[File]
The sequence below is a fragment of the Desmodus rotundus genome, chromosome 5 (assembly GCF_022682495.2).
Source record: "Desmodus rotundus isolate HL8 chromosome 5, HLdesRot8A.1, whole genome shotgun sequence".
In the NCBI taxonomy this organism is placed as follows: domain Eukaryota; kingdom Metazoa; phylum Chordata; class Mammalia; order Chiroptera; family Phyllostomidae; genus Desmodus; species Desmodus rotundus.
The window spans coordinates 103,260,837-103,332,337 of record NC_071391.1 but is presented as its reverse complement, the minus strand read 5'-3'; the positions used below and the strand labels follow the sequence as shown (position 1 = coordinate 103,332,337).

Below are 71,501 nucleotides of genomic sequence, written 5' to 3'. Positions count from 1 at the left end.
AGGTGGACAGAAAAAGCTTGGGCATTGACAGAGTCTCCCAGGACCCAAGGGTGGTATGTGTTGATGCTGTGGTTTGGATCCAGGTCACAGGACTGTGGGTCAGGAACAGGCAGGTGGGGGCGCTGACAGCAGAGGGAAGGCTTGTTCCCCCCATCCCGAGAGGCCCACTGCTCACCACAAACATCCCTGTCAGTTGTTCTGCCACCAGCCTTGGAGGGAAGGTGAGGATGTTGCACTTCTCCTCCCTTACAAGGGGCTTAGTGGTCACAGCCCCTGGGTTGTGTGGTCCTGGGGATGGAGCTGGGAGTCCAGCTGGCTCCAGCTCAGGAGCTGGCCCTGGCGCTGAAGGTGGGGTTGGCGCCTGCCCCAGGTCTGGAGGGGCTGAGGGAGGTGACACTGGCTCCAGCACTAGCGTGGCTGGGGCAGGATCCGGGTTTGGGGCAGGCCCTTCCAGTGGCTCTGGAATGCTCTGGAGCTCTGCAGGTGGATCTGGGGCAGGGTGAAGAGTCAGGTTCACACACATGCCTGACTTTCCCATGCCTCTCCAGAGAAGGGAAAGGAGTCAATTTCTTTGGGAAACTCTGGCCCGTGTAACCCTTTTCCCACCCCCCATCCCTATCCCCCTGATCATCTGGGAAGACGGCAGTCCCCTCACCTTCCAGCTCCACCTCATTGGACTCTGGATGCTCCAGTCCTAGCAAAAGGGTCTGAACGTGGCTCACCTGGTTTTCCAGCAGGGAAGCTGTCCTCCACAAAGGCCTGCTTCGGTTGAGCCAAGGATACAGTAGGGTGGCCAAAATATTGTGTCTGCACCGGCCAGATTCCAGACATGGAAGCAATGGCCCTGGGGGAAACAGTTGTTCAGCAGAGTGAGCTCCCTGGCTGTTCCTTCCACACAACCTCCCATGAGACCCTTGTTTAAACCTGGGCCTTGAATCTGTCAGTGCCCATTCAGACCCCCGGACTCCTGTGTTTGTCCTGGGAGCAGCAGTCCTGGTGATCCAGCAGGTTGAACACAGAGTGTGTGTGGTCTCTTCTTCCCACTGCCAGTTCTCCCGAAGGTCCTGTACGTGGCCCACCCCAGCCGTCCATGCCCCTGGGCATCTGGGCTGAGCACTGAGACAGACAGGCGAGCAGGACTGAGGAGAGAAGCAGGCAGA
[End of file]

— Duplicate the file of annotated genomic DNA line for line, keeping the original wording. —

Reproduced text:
The sequence below is a fragment of the Desmodus rotundus genome, chromosome 5 (assembly GCF_022682495.2).
Source record: "Desmodus rotundus isolate HL8 chromosome 5, HLdesRot8A.1, whole genome shotgun sequence".
In the NCBI taxonomy this organism is placed as follows: domain Eukaryota; kingdom Metazoa; phylum Chordata; class Mammalia; order Chiroptera; family Phyllostomidae; genus Desmodus; species Desmodus rotundus.
The window spans coordinates 103,260,837-103,332,337 of record NC_071391.1 but is presented as its reverse complement, the minus strand read 5'-3'; the positions used below and the strand labels follow the sequence as shown (position 1 = coordinate 103,332,337).

Below are 71,501 nucleotides of genomic sequence, written 5' to 3'. Positions count from 1 at the left end.
AGGTGGACAGAAAAAGCTTGGGCATTGACAGAGTCTCCCAGGACCCAAGGGTGGTATGTGTTGATGCTGTGGTTTGGATCCAGGTCACAGGACTGTGGGTCAGGAACAGGCAGGTGGGGGCGCTGACAGCAGAGGGAAGGCTTGTTCCCCCCATCCCGAGAGGCCCACTGCTCACCACAAACATCCCTGTCAGTTGTTCTGCCACCAGCCTTGGAGGGAAGGTGAGGATGTTGCACTTCTCCTCCCTTACAAGGGGCTTAGTGGTCACAGCCCCTGGGTTGTGTGGTCCTGGGGATGGAGCTGGGAGTCCAGCTGGCTCCAGCTCAGGAGCTGGCCCTGGCGCTGAAGGTGGGGTTGGCGCCTGCCCCAGGTCTGGAGGGGCTGAGGGAGGTGACACTGGCTCCAGCACTAGCGTGGCTGGGGCAGGATCCGGGTTTGGGGCAGGCCCTTCCAGTGGCTCTGGAATGCTCTGGAGCTCTGCAGGTGGATCTGGGGCAGGGTGAAGAGTCAGGTTCACACACATGCCTGACTTTCCCATGCCTCTCCAGAGAAGGGAAAGGAGTCAATTTCTTTGGGAAACTCTGGCCCGTGTAACCCTTTTCCCACCCCCCATCCCTATCCCCCTGATCATCTGGGAAGACGGCAGTCCCCTCACCTTCCAGCTCCACCTCATTGGACTCTGGATGCTCCAGTCCTAGCAAAAGGGTCTGAACGTGGCTCACCTGGTTTTCCAGCAGGGAAGCTGTCCTCCACAAAGGCCTGCTTCGGTTGAGCCAAGGATACAGTAGGGTGGCCAAAATATTGTGTCTGCACCGGCCAGATTCCAGACATGGAAGCAATGGCCCTGGGGGAAACAGTTGTTCAGCAGAGTGAGCTCCCTGGCTGTTCCTTCCACACAACCTCCCATGAGACCCTTGTTTAAACCTGGGCCTTGAATCTGTCAGTGCCCATTCAGACCCCCGGACTCCTGTGTTTGTCCTGGGAGCAGCAGTCCTGGTGATCCAGCAGGTTGAACACAGAGTGTGTGTGGTCTCTTCTTCCCACTGCCAGTTCTCCCGAAGGTCCTGTACGTGGCCCACCCCAGCCGTCCATGCCCCTGGGCATCTGGGCTGAGCACTGAGACAGACAGGCGAGCAGGACTGAGGAGAGAAGCAGGCAGA